Access not Excess: AMR the Silent Pandemic
March 30, 2021
Dr. Rob Breiman and Ken Berta are joined by Professor Dame Sally Davies, the U.K.’s Special Envoy for Antimicrobial Resistance, and Andrew Staunton, HM Consul General in Atlanta, to talk about the urgent public health challenge posed by antimicrobial resistance (AMR). With the use of antibiotics and deaths from drug-resistant infections rising, Dame Sally and Andrew discuss the essential steps that need to be taken to highlight and arrest this silent pandemic.
- 06:00 — Without action, the death rate from drug resistant infections per year is predicted to reach 10 million by 2050.
- 07:00 — As low- and middle-income countries are disproportionately affected by AMR, a sharp focus on investment and development is crucial.
- 09:24 — Antibiotic effluence contaminates the environment, and fish farming is one of the biggest culprits.
- 13:23 — AMR is a silent and creeping pandemic. We must communicate more effectively and broadly about the dangers.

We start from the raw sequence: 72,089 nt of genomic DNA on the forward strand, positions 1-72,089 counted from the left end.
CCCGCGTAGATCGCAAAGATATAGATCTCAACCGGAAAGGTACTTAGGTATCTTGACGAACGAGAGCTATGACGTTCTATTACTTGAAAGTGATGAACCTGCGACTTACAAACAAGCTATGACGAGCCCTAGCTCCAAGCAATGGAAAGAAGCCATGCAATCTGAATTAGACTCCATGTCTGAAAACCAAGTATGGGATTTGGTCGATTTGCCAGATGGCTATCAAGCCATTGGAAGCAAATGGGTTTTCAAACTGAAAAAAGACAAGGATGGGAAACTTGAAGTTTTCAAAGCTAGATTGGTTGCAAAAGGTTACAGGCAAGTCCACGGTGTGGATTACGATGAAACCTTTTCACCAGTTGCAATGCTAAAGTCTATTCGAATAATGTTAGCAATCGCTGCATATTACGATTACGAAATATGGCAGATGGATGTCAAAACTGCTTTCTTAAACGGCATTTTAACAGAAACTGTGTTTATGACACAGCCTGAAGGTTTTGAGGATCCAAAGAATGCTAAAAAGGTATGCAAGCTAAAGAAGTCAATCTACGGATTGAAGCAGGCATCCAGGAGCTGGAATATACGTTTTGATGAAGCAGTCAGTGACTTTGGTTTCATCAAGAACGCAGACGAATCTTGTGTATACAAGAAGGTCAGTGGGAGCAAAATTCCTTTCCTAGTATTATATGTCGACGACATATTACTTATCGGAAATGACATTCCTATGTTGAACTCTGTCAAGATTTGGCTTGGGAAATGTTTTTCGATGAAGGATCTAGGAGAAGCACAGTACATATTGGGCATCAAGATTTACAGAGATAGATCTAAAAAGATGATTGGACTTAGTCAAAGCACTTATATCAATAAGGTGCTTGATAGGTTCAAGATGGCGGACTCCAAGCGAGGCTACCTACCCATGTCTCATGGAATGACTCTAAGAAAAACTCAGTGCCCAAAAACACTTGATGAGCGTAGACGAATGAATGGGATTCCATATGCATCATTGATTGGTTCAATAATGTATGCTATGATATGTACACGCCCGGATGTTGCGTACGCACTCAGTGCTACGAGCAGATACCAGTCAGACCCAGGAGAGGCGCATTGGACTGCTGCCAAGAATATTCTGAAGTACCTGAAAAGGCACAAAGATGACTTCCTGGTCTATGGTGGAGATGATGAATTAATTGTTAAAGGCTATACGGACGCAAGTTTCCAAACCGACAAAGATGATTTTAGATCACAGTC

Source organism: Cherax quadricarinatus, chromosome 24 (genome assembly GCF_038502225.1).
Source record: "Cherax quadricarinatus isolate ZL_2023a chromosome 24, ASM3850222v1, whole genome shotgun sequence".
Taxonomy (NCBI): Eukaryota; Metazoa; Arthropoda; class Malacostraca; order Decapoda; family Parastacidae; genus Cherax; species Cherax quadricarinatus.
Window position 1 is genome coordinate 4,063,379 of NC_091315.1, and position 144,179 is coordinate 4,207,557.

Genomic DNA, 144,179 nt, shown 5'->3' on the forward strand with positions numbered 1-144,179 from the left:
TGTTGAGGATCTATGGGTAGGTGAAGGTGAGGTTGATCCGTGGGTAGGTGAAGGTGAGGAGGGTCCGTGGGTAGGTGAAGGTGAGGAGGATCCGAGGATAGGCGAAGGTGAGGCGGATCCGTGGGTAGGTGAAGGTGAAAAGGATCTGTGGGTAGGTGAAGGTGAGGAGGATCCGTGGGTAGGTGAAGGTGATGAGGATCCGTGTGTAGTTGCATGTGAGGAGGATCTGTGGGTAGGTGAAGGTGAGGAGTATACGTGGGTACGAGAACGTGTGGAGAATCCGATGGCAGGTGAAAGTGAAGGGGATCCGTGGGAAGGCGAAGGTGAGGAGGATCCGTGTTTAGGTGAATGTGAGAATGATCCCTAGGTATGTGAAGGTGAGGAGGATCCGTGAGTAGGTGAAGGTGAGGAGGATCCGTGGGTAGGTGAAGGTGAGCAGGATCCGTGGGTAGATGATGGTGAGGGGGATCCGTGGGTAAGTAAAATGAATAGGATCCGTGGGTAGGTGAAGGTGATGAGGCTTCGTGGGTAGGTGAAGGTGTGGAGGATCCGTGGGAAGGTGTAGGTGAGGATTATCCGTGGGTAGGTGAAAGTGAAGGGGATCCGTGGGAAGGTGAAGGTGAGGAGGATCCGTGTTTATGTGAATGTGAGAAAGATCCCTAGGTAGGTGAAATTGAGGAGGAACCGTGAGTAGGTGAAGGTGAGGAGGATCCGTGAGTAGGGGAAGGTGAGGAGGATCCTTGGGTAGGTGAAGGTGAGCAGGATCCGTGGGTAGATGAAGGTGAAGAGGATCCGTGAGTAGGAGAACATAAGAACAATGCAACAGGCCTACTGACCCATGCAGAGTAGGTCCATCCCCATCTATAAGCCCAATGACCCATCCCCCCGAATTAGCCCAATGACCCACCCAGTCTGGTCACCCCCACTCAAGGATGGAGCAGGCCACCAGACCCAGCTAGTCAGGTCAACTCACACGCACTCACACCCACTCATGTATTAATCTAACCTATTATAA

- 14:57 — To combat antimicrobial resistance, we need to begin with surveillance, better drug stewardship, examination of the food chain, and promotion of pharmaceutical innovation.
- 18:57 — The impact of COVID-19 on AMR.
- 22:18 — In a world of urbanization, global warming, climate change and COVID-19, why should people worry about antimicrobial resistance?
- 26:29 — The private sector has a critical role to play.
- 34:25 — Communication, education and engagement on AMR at the community level.
- 38:38 — Finding the access versus excess balance.
Professor Dame Sally Davies, U.K. Special Envoy on Antimicrobial Resistance and Master of Trinity College, Cambridge
Andrew Staunton, HM Consul General in Atlanta
The Trinity Challenge
Investor Action on AMR
The Fleming Fund
Jim O’Neill, Economist